Many foreigners wonder why socialism and Marxism persist and even remain popular in such an affluent capitalist country as South Korea. Perhaps the reason dates back to Korea’s liberation from Japanese rule in 1945. Historians argue that at the time, the resistance leaders in the Korean Provisional Government located in China needed a counterideology to fight Japanese right-wing military imperialism. Left-wing ideologies such as socialism and Marxism, which flourished in China at that time, nicely fit their purpose.
When liberation came, therefore, many of Korea’s political leaders were socialists already. As a result, the North became a communist regime under the tutelage of the Soviet Union and the South, too, was inclined to socialism due to left-wing leaders who outnumbered right-wing ones. Those left-wing leaders in Korea pursued a unified country and thus opposed the birth of South Korea.
To their disappointment, however, South Korea was born in 1948 and US-educated Dr. Rhee Syngman became the first president due to the support of Washington. Naturally, left-wing leaders were dismayed and infuriated. They thought a right-wing rival from the US had snatched and usurped the throne that was rightfully theirs. From that time on, left-wing activists in South Korea have abhorred America, together with capitalism and liberal democracy, which the US subsequently brought to South Korea.
That resentment persists in today’s South Korea. That is why the spiritual descendants of those resentful left-wing leaders still do not want to acknowledge the sovereignty and legitimacy of South Korea. Some of them even assert that North Korea is a more legitimate nation than South Korea because they believe it is the North, not the South, that has inherited the socialist legacy of the exile government.
For that purpose, left-wing radicals have condemned Rhee Syngman as a pro-Japan collaborator. However, experts contend that such an accusation loses validity because during his more than 30 years of exile in the States, Rhee dedicated himself solely to the anti-Japan independence movement. His anti-Japan attitude was also outstanding even after he returned to South Korea as the first president. Indeed, in the 1950s secondary school classrooms in South Korea put up a slogan on Rhee’s instructions: “Ban-gong, bang-il!” which means, “Anti-communism! Defend our country from Japan’s aggression!”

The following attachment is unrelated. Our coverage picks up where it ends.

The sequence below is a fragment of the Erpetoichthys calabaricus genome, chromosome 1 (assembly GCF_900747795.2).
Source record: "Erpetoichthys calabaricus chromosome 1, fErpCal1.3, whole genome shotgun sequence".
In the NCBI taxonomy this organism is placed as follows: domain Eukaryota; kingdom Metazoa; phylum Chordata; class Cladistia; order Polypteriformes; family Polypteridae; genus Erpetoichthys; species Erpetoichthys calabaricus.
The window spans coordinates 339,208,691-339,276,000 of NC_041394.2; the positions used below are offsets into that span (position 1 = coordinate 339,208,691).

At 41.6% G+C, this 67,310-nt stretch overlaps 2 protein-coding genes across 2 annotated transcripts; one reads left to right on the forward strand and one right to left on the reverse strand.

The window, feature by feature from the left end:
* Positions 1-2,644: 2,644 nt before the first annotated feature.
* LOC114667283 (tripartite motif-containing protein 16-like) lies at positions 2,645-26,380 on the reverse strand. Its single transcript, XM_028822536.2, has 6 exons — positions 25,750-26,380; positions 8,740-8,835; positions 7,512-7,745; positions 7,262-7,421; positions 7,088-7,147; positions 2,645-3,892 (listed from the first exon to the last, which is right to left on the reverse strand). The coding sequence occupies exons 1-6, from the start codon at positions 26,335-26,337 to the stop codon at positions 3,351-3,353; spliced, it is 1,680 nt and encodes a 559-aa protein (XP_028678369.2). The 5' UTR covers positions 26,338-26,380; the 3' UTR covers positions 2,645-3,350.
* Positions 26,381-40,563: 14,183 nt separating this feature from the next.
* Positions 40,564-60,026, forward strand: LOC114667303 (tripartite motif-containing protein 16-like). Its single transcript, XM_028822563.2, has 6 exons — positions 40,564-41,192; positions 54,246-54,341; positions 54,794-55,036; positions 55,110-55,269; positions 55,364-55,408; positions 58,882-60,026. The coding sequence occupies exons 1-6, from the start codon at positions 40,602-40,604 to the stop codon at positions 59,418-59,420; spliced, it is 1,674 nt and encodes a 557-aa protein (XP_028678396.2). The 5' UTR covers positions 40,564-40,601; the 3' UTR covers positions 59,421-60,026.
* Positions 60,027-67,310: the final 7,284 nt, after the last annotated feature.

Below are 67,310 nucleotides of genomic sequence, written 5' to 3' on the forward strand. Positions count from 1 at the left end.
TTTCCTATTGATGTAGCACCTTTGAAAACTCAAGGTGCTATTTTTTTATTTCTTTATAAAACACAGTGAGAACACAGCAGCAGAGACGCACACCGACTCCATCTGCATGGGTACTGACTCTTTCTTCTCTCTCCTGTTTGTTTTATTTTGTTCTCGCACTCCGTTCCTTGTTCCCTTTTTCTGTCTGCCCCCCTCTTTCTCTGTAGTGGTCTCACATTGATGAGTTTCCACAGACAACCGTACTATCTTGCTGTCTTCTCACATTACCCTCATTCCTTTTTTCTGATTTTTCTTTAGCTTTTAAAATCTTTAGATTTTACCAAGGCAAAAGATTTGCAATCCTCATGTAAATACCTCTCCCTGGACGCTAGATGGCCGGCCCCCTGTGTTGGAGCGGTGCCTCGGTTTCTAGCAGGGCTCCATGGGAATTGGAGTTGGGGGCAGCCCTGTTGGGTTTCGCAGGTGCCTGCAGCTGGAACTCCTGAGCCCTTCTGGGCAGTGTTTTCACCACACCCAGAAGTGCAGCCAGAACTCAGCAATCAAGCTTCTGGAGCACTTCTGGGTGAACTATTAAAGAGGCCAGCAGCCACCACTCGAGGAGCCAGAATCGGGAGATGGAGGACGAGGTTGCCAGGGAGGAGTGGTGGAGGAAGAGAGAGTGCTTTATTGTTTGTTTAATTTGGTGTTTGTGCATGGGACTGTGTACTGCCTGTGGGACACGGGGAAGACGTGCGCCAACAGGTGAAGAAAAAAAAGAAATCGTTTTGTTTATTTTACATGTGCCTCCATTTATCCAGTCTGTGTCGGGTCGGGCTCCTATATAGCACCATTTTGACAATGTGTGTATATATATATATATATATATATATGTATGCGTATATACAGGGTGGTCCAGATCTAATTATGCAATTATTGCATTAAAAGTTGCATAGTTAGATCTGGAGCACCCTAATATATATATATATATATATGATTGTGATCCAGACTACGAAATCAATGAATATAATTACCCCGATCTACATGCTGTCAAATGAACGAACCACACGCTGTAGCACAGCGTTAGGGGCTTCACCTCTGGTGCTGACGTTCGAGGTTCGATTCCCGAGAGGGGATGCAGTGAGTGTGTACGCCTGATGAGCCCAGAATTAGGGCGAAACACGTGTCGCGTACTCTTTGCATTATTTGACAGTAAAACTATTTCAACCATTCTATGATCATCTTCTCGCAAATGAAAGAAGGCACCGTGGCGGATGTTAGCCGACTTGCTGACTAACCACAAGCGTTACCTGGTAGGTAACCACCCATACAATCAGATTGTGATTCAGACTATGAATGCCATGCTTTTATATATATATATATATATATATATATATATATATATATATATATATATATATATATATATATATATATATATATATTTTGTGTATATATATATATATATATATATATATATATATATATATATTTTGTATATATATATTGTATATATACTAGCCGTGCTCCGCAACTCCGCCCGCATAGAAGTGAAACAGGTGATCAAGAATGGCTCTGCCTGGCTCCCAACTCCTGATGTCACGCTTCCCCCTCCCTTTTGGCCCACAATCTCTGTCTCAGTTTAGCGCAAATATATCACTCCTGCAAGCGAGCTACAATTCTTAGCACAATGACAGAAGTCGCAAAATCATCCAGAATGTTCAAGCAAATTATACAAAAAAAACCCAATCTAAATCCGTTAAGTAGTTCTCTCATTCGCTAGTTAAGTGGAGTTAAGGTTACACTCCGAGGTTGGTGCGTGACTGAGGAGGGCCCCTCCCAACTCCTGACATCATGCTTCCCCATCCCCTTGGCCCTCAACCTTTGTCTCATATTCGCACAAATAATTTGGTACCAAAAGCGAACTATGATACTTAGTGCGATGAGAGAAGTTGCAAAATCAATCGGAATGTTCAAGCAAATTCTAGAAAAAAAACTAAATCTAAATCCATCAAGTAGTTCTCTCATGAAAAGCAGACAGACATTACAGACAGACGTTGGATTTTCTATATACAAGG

The second reason why socialism persists in South Korea is the right-wing military dictatorship from the 1960s to the 1980s. In order to fight the right-wing dictatorial regimes, South Korean student leaders subscribed to Marxism and socialism. Hiding underground, they delved into the theories of Marx and Lenin, and Mao and Guevara, and then preached them as if they were gospel.
Persecuted ruthlessly by their own government, the radical student leaders hated South Korea so much that they preferred North Korea. Intoxicated by Marxism, they also detested capitalism and Washington, which they believed was supporting South Korea’s military dictators. As a result, Marxism and anti-American sentiment were predominant, especially in the 1980s. Those left-wing radicals preferred China to America and North Korea to South Korea. Therefore, the student leaders’ democratization movement in the 1980s inadvertently, but inevitably, turned into a Marxist and socialist movement.
The third reason for the persistence of socialism stems from the ideology-oriented school education of South Korea. From their left-wing teachers and distorted history textbooks, students learn to prefer socialism to capitalism at school. In the 1980s, for example, speaking well of capitalism in class was a taboo in South Korea.
At that time, anti-capitalism was so predominant that if a professor commented on capitalism favorably, he had to bear harsh criticism from students. Even today, a professor who openly praises capitalism in class is likely to lose popularity and become a target of criticism. Of course, it is absurd and paradoxical because South Korea has accomplished spectacular economic success and become an affluent society by taking advantage of what capitalism can offer.
Today, communism has proven itself as a failed project and thus disappeared into history completely, or else hides behind the banner of socialism. One problem of socialist countries is the lack of individuality; the government controls everything and practices surveillance and censorship. People tend to confuse welfare states such as Sweden, Denmark and Norway with socialist nations that were formerly communist countries. In fact, however, they are radically different in every sense.
Although South Korea is not a socialist country, its social welfare system has considerably improved for the past few decades. Its health insurance program, in particular, is definitely one of the best in the world. Therefore, we do not need to become a socialist country in order to make our nation a paradise of social welfare or a unified country. All we have to do is make the original ideal of capitalism fully realized in our country despite its innate problems.
Although socialism persists, South Korea will remain a capitalist country in the years to come.
By Kim Seong-kon
Kim Seong-kon is a professor emeritus of English at Seoul National University. -- Ed.